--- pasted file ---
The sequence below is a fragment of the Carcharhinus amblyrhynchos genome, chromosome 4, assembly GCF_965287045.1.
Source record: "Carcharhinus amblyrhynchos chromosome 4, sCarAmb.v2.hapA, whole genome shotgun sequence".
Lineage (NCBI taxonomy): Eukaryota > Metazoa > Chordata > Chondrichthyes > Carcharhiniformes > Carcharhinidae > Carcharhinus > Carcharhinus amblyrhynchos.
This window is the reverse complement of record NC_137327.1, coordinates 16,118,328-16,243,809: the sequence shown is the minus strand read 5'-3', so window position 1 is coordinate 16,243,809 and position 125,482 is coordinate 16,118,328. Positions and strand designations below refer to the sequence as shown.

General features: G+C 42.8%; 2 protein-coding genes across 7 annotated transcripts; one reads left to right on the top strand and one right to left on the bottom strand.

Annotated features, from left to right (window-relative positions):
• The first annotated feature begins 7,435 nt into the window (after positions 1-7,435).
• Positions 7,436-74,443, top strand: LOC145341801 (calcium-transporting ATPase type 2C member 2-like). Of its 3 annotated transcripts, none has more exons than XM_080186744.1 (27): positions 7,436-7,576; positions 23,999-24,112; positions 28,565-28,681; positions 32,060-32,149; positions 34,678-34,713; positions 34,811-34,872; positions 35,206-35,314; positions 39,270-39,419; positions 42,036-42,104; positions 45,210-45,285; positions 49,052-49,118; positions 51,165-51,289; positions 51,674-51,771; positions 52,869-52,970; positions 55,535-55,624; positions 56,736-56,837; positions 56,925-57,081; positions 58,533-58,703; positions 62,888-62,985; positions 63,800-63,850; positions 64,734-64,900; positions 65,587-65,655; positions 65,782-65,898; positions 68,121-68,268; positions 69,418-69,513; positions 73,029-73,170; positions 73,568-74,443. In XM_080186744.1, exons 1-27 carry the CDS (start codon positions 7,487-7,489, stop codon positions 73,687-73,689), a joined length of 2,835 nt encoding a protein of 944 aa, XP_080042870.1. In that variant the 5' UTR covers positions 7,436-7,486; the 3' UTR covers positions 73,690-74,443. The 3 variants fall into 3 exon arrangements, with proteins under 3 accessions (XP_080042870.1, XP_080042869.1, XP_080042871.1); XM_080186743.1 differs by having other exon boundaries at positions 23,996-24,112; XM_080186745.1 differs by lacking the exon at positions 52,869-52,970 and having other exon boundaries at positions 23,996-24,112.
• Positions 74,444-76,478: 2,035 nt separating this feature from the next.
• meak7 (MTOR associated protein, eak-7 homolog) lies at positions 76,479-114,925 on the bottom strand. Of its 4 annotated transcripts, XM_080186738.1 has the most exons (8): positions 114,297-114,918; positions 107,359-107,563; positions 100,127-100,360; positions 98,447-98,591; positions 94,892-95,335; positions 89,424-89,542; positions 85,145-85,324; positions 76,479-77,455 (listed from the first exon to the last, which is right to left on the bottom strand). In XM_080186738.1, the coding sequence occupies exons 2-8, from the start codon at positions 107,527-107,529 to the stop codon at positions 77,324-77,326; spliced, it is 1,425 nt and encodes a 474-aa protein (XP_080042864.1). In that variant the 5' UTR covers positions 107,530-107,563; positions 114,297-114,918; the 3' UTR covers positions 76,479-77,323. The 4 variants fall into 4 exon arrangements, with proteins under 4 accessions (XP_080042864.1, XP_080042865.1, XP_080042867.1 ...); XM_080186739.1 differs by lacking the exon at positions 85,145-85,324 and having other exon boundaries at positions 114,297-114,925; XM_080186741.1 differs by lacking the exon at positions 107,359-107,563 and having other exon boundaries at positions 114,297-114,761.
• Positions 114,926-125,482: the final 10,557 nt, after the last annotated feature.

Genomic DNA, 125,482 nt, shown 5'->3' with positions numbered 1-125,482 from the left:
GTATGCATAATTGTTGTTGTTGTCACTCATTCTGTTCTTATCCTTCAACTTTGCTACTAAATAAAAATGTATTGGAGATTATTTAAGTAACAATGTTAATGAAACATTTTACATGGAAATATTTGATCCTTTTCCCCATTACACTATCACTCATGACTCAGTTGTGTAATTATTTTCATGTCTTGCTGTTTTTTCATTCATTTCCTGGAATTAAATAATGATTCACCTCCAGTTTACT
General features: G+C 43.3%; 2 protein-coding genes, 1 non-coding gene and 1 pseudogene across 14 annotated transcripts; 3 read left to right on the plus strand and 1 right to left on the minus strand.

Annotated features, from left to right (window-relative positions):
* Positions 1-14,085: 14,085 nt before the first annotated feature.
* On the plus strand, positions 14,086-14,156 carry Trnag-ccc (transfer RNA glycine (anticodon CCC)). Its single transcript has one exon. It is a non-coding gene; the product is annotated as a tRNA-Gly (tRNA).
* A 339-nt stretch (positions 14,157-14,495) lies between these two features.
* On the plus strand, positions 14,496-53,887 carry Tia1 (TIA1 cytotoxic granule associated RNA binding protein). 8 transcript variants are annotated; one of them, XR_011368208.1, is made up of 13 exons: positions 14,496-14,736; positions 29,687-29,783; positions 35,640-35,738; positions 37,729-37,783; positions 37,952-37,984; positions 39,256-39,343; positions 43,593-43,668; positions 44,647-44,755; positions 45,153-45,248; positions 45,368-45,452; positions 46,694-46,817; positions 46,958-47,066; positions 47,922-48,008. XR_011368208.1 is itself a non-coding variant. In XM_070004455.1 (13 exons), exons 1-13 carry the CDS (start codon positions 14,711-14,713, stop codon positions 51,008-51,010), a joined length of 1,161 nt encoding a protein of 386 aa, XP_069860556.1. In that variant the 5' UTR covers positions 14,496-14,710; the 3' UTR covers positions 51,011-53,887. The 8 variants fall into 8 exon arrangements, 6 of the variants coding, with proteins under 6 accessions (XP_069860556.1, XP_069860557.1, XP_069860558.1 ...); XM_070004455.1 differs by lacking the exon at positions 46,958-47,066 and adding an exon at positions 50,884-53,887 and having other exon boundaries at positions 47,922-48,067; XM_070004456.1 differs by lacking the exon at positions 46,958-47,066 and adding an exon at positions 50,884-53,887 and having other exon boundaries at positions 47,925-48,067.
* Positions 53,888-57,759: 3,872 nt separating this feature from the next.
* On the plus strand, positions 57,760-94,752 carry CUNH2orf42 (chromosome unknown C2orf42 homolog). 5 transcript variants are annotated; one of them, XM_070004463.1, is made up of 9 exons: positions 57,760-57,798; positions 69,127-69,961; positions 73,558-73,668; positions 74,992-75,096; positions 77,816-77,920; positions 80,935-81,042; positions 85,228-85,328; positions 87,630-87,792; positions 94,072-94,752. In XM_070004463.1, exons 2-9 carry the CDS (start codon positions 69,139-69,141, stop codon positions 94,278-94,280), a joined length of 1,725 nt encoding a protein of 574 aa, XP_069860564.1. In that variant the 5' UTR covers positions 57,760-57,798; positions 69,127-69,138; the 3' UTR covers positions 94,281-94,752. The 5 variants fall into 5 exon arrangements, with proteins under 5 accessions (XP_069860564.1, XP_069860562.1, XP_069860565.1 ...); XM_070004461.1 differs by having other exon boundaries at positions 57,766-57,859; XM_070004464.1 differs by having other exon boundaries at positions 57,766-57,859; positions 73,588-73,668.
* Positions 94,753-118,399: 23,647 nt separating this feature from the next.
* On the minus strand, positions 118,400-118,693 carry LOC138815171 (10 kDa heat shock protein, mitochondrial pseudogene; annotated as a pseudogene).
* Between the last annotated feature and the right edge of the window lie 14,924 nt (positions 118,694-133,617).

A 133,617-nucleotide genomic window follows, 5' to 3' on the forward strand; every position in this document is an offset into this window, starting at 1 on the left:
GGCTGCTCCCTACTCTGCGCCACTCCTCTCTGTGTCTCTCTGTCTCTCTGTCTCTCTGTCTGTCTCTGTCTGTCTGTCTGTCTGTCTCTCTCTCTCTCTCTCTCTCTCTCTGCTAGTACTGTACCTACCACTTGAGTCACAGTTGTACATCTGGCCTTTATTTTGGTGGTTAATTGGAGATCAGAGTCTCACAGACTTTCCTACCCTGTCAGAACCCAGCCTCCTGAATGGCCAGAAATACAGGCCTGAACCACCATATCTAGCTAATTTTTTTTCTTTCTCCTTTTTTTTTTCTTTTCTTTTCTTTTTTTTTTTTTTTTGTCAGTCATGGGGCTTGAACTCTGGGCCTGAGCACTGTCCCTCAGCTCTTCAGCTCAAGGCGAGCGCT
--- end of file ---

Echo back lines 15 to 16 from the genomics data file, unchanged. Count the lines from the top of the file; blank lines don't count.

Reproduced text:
Annotated features, from left to right (window-relative positions):
* Positions 1-14,085: 14,085 nt before the first annotated feature.